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ASU COVID-19 Response Team assists those in need in the heart of the Valley

August 7, 2020

Three days a week, Associate Professor Megan Jehn leads a team into the Pascua Yaqui tribal community of Guadalupe

Three days a week, an Arizona State University epidemiologist leads a team into the Pascua Yaqui tribal community of Guadalupe to track and respond to COVID-19.

Megan Jehn, an associate professor in the School of Human Evolution and Social Change, brings a team of student volunteers into the community to assist with case investigations, contact tracing, delivering supplies and assessing needs.

ASU’s COVID-19 Response Team spends one day a week on food distribution and two others going into the community for to assist virus victims and support isolated individuals.

“Guadalupe is a much more tight-knit community than other places in the Valley,” Jehn said. “Everyone looks out for one another. Families are very grateful when we call. I think that they appreciate knowing that someone is checking in on them to make sure that they are OK. They appreciate the information and the support.” 

Gloria Karirirwe, an experienced health systems specialist and medical officer, is the team’s program manager. 

“I agree with (Megan) about the feeling of gratitude and relief that families express when we call them and offer guidance on safe isolation,” she said. “The town and its leadership have been welcoming and the working relationship is good.”

The ASU COVID-19 Case Investigation Team is affiliated with and funded by the Maricopa County Department of Public Health. The response is a coordinated effort between ASU, MCDPH, the town of Guadalupe, the Pasqua Yaqui Tribe and Native Health.

Top photo: Associate Professor of epidemiology Megan Jehn (right) talks with members of ASU’s COVID-19 Response Team Brittany Molina (left) Maya Barkman and Kimberly Prete, during their distribution of United Food Bank fare to Guadalupe residents on Aug. 4, 2020. Photo by Charlie Leight/ASU Now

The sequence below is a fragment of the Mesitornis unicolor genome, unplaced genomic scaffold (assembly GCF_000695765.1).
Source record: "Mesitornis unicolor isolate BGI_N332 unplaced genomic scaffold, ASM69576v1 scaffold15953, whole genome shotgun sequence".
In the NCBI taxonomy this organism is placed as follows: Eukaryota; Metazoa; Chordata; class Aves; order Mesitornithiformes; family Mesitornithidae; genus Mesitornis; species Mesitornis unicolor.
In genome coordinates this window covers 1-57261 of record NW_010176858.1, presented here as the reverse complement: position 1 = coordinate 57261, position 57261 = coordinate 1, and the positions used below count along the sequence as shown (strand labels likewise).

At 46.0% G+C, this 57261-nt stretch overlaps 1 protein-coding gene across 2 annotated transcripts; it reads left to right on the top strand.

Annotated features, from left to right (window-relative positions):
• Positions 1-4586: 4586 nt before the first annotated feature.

Scott Seckel

Reporter , ASU News

ASU political science student develops research skills through summer program

August 7, 2020

Jesus Emiliano Galvan chose Arizona State University because of its goal to be inclusive.

“ASU gave me an opportunity, so I ensure that I work hard in return,” he said. Jesus Emiliano Galvan. Download Full Image

Galvan is a first-generation political science student in the School of Politics and Global Studies at The College of Liberal Arts and Sciences who often thinks about various research “puzzles.” Originally viewing political science as a major to get him to law school, Galvan’s passion for the discipline came after he found political theory.

“As soon as I got to work in the Early Start Program and the POS courses my freshman year, I just fell in love with the work.”

The Early Start Program is a two-week immersion program that helps prepare incoming first-year students for their transition to ASU. Galvan attributes much of what he’s achieved thus far in college to this experience since it better helped him understand his major, connect with faculty and form relationships with like-minded students.

After his freshman year, Galvan would continue to assist the Early Start Program and participate in Junior Fellows, which gives undergraduate students the opportunity to work with professors as teaching or research partners.

His latest achievement was being selected as a member of the inaugural class for The Society for Political Methodology Undergraduate Initiative to Diversify Political Methodology. This initiative is designed to “increase the number of underrepresented students who intend to pursue an academic career in political methodology.” Through the initiative, eight students get invited to attend the first summer session of the Inter-university Consortium for Political and Social Research (ICPSR) Summer Program in Quantitative Methods of Social Research.

“I have been very fortunate to develop relationships with faculty at the School of Politics and Global Studies,” Galvan said. “Dr. Woodall actually encouraged me to apply, as the program offered a huge opportunity to further develop my research skills.”

The ICPSR summer program, which was virtual this year, provides instruction on statistical techniques, research methodologies, and data analysis. During the program, Galvan took courses like Race Ethnicity and Quantitative Methodology, which “touched on group love and the different theories regarding how it leads to group hate."

“When I saw this program advertised, I immediately thought of Jesus since he is a curious student who works hard and is interested in conducting his own political science research in graduate school and beyond,” said Gina Woodall, senior lecturer in the School of Politics and Global Studies.

Beyond the classroom, the ICPSR program connected Galvan with a network of PhD students from around the globe. He says these connections can help him gain perspective from someone who is further along in their career path.

As Galvan approaches his junior year at ASU he tries to be mindful of his time in college rather than attempt to sprint through it. He shared his appreciation for his family, friends and everyone who has been a part of his journey so far, including Woodall.

“(Dr. Woodall) sets an example of what a political scientist and professor should be,” Galvan said. “If I was ever to be a professor, I would want to be just like her.”

Matt Oxford

Assistant Director of Strategic Marketing and Communications, College of Global Futures